If you were to design clothes for him, how would you dress him up?

A lot of the work we produce is custom made so I would like to spend some time to consult with him or generally get some sort of a brief first. I think this is an important part of the design process.

I certainly visualise him in a kurta and a sadri, with touches of the exquisite hand embroidery that we are known for.

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Image: Pakistani fashion designer Faiza Samee will be debuting at the Lakme Fashion Week Winter/Festive 2014


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Sania Maskatiya: I love India. It is vibrant, safe and progressive

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What brings you to India? Will this be your first visit to India?

The House of Sania Maskatiya is set to represent Pakistani fashion with a debut invitational show in India at the much coveted Lakme Fashion Week platform in Mumbai.

This will be my fourth visit to Mumbai.

I love India. It is vibrant, safe and progressive.

What do you think of the fashion scene in India and Pakistan?

Fashion is growing and evolving in both the countries; it is a great, vibrant and exciting industry and with the world (becoming) a global village the people of the subcontinent are very aware of international trends.

Now, more than ever women and men are willing to experiment with their dressing.

What are the similarities/diversities between these two fashion scenes you have discerned as a fashion designer?

The people and the cultures in both the countries are very similar, yet I feel the dressing is quite different. In India there is a bigger and growing demand for western wear whereas in Pakistan the dressing is more conservative.

Also the colour palette in both India and Pakistan vary depending on the occasion.

What inspires you to create your designs? Any Indian muse you have?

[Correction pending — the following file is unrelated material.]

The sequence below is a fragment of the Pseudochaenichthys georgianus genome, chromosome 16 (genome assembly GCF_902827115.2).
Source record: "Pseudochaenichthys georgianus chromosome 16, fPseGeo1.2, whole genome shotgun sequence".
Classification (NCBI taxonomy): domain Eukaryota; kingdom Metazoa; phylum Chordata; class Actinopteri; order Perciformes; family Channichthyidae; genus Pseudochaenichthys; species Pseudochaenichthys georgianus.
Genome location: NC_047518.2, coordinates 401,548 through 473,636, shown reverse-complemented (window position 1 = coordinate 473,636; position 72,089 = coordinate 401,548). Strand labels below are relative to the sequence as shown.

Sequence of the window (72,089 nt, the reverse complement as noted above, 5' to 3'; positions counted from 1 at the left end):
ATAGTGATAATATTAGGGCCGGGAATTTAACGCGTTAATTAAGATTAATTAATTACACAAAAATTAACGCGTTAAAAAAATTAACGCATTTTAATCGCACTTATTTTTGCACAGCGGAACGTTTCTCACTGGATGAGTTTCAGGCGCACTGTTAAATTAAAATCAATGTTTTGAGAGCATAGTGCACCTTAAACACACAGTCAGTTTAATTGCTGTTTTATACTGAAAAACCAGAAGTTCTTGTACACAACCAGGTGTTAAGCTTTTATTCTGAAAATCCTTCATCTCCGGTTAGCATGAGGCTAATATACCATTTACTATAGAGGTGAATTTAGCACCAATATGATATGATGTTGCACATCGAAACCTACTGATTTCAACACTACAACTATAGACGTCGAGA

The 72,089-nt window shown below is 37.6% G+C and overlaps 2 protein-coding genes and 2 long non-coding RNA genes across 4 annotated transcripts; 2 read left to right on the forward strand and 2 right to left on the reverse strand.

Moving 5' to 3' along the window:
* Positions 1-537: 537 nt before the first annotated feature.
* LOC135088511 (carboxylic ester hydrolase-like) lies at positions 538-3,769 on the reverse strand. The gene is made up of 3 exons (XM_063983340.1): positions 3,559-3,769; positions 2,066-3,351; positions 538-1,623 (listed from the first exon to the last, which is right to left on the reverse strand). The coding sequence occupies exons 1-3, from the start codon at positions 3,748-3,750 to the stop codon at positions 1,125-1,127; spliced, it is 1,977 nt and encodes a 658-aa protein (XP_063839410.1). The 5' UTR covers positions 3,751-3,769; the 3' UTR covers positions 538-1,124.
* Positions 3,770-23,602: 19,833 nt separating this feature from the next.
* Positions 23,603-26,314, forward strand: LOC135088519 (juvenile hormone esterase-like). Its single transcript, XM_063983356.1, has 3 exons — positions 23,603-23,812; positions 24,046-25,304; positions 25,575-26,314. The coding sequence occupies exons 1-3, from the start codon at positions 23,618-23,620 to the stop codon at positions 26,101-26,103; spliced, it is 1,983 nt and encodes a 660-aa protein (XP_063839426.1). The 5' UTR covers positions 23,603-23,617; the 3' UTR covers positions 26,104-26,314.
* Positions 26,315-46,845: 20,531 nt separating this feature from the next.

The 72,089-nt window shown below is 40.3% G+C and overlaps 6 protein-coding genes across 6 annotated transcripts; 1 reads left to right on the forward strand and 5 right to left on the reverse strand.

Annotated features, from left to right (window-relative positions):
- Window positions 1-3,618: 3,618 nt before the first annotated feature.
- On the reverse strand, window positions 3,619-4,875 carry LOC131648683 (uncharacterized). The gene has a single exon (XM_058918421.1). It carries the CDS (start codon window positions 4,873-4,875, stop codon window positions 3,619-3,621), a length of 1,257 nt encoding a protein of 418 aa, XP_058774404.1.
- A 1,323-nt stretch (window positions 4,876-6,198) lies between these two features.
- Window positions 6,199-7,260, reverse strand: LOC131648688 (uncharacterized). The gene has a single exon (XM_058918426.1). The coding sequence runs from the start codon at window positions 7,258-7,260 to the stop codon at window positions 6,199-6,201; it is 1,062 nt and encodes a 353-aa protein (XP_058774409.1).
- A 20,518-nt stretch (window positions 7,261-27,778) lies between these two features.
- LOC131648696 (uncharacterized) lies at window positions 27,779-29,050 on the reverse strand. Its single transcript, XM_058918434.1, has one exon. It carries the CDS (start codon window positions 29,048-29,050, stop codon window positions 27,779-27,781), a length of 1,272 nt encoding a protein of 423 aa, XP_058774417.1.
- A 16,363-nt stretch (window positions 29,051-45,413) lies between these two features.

Many things inspire me: travel, books, movies, life in general… all these inspire me.

Favourite fashion designers…

I love Mary Katranzous’s take on prints and Bunto Kazmi’s craftsmanship remains unmatched in Pakistan. Love Sabyasaachhi and Anamika Khanna from India.

Favourite models…

From Pakistan it is Huma Khan, Aamina Sheikh and Amna Ilyas.

Fashion tips you have to offer to the youth in India and Pakistan…

Don't follow fashion blindly, see what suits your body type and pick and choose separately to create your own unique look.

Success mantras…

Have a clear five year business plan, have a good team and divide responsibilities.

Values that Pakistan's culture has taught you…

The resilience to move forward despite all the hurdles in our way and more importantly to embrace all cultures within our country.

Which young Indian politician/Bollywood star would you love to design for? How would you dress them up? Why?

Katrina Kaif, Anushka Sharma and Sonam Kapoor. They are beautiful, strong and extremely talented actresses. I would dress them up in our signature cuts and prints from our luxury pret line.

If you were to design clothes for India’s Prime Minister Narendra Modi how would you dress him up?

Depending on the occasion it would definitely be something very elegant.


Image: Pakistani fashion designer Sania Maskatiya will be debuting at the Lakme Fashion Week Winter/Festive 2014